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Baroness Blackstone: My Lords, the noble Lord will not be surprised to hear that I am afraid I do not accept what he says. I know that the noble Lord is very attached to the scheme he introduced as Secretary of State for Education and Science some time ago. That scheme took a tiny number of bright pupils out of local state schools and put them into private schools. The scheme involved very, very small numbers. It did nothing for the 98 per cent.--or, rather, the 99 per cent.--of pupils left behind in the schools from which those pupils had been removed. This Government are determined to make it possible for all children in comprehensive schools in our inner cities to get the education they deserve. It is not a question of plucking out small numbers.

The noble Lord used the strong words "ideological bigotry" in relation to the abolition of the scheme. It may be appropriate to say that the introduction of that scheme was ideologically motivated. I would not want to accuse the noble Lord of "bigotry" because I think that such language is unnecessarily strong and even a little abusive.

This programme is about developing opportunities for children in their own neighbourhoods, in their own schools. It is about local schools being of really high quality. I am amazed that noble Lords opposite are not welcoming that.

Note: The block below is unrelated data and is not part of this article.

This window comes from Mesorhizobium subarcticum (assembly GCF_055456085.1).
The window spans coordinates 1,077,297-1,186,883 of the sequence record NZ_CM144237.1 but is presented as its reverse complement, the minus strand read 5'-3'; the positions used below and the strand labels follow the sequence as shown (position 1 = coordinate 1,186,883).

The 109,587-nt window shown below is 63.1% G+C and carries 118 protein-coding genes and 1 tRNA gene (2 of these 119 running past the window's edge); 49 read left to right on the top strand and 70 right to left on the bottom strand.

Lord Sheppard of Liverpool: My Lords, first, does my noble friend agree that schools in areas such as I knew in east London in the 1950s and 1960s suffered considerably because the brightest children in the neighbourhood were siphoned off to selective schools? Will this scheme help the brightest children to play a part in the leadership of their own schools while they receive additional help?

Secondly, with reference to what was said by the noble Lord, Lord Tope, does my noble friend agree that with regard to priority areas, "priority" needs to mean priority and not trying to spread the butter too widely over everything, and that schools in priority areas have needs that are different not only in scale, but in kind?

Baroness Blackstone: My Lords, I am most grateful to my noble friend. He is absolutely right to draw attention to the leadership that able, committed, motivated and bright pupils can provide in a local comprehensive school. We all know from countless pieces of research the role of peer group pressure and the role that pupils who really want to get on can play in encouraging others. The ethos of a school can be changed by those young people staying in their local areas and working with their teachers to ensure that their school is a success rather than a failure.

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I accept what my noble friend says about the great needs of priority areas. We know that many inner-city schools have lacked the resources they need to do the excellent job they all have to do, as required by the Government. One of the really important outcomes of today's announcement is that they will have both the extra funding to help them to do that and, just as importantly, they will be linked with schools which have demonstrated by their success that they can achieve things that some other schools do not. This Statement is about trying to raise quality and standards in all our inner-city schools through such a mechanism.